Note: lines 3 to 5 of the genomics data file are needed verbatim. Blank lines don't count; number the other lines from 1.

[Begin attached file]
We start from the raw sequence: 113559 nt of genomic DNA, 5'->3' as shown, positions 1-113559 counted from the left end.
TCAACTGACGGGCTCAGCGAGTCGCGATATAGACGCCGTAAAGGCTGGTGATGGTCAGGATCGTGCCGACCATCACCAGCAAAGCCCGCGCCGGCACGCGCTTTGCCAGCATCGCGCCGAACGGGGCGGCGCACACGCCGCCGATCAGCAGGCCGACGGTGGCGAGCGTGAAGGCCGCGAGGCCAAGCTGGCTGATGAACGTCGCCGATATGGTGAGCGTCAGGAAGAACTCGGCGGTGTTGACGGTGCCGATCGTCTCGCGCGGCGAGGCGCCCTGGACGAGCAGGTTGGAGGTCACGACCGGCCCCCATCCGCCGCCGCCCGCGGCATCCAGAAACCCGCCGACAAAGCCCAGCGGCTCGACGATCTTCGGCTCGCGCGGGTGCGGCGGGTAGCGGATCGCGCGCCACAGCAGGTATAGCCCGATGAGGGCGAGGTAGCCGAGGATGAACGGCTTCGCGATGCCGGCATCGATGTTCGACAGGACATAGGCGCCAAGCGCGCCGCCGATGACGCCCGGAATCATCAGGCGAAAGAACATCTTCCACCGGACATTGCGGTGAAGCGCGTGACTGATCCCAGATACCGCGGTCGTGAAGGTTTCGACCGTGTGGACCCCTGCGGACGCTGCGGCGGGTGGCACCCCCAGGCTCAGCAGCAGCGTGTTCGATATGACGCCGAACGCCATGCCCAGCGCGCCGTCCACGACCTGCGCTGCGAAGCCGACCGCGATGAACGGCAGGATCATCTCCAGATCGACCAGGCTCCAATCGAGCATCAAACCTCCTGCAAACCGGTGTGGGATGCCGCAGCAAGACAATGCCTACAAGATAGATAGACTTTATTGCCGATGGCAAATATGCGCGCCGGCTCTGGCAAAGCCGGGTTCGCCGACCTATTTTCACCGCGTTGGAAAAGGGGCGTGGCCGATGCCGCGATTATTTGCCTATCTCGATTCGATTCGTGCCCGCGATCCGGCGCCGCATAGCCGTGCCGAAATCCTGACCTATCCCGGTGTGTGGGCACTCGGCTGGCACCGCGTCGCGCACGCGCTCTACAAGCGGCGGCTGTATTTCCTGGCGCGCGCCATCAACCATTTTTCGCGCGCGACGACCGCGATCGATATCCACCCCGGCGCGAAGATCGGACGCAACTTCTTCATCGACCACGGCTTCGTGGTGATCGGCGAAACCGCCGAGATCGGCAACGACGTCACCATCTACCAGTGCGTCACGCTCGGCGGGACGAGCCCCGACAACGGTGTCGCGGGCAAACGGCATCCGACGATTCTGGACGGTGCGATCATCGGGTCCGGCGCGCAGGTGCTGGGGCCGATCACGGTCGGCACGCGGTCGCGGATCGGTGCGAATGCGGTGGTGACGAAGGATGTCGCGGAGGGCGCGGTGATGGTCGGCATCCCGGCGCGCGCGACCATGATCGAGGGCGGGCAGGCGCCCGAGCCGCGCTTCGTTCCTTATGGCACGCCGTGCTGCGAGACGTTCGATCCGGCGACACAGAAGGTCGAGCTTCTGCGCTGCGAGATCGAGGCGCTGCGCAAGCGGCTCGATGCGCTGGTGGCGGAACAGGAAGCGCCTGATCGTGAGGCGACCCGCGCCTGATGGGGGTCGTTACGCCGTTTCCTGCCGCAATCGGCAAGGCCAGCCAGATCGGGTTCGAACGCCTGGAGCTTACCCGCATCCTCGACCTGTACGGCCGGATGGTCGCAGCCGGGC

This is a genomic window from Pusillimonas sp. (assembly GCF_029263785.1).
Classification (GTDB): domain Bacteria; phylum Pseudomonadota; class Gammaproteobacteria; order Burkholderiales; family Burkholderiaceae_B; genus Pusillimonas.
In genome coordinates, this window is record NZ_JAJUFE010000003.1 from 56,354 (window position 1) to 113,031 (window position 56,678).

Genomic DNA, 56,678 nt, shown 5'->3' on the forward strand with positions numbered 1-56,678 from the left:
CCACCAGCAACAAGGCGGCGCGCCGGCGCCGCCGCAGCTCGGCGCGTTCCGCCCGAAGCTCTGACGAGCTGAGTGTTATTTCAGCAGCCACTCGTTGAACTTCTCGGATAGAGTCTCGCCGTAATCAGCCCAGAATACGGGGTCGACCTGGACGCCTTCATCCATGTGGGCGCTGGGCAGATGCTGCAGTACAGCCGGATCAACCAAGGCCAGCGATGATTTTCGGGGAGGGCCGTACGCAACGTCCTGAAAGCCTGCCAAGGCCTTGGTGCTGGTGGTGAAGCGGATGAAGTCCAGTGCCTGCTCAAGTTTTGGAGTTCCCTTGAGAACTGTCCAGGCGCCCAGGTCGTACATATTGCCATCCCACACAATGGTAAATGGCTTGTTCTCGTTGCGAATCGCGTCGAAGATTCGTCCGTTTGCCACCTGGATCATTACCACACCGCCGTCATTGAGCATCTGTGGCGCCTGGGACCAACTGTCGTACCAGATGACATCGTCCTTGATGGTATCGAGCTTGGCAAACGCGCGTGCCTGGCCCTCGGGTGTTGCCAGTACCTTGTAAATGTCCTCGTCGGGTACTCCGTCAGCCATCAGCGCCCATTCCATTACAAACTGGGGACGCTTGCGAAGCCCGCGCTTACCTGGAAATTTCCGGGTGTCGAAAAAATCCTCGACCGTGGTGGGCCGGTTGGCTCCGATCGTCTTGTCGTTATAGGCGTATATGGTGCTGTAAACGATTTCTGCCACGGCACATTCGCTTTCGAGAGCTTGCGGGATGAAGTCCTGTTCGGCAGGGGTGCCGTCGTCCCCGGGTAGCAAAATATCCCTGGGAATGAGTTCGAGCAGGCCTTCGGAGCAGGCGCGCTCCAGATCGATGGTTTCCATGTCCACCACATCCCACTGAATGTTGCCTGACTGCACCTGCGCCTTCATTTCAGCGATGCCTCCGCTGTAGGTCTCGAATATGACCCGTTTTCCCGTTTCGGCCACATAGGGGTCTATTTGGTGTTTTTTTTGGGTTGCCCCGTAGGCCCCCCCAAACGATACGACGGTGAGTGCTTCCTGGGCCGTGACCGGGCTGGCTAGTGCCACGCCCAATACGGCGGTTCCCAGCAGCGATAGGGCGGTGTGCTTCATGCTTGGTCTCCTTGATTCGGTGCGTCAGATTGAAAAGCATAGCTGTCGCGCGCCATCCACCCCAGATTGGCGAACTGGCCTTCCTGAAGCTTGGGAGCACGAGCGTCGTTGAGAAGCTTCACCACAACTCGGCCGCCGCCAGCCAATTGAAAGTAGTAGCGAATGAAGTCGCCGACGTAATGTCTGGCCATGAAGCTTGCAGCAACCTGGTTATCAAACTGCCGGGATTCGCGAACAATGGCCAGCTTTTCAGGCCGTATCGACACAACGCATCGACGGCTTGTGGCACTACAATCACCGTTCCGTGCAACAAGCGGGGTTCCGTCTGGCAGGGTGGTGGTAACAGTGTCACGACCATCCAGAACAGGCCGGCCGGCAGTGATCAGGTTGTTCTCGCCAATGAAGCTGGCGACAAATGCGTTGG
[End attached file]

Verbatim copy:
This is a genomic window from Pusillimonas sp. (assembly GCF_029263785.1).
Classification (GTDB): domain Bacteria; phylum Pseudomonadota; class Gammaproteobacteria; order Burkholderiales; family Burkholderiaceae_B; genus Pusillimonas.
In genome coordinates, this window is record NZ_JAJUFE010000003.1 from 56,354 (window position 1) to 113,031 (window position 56,678).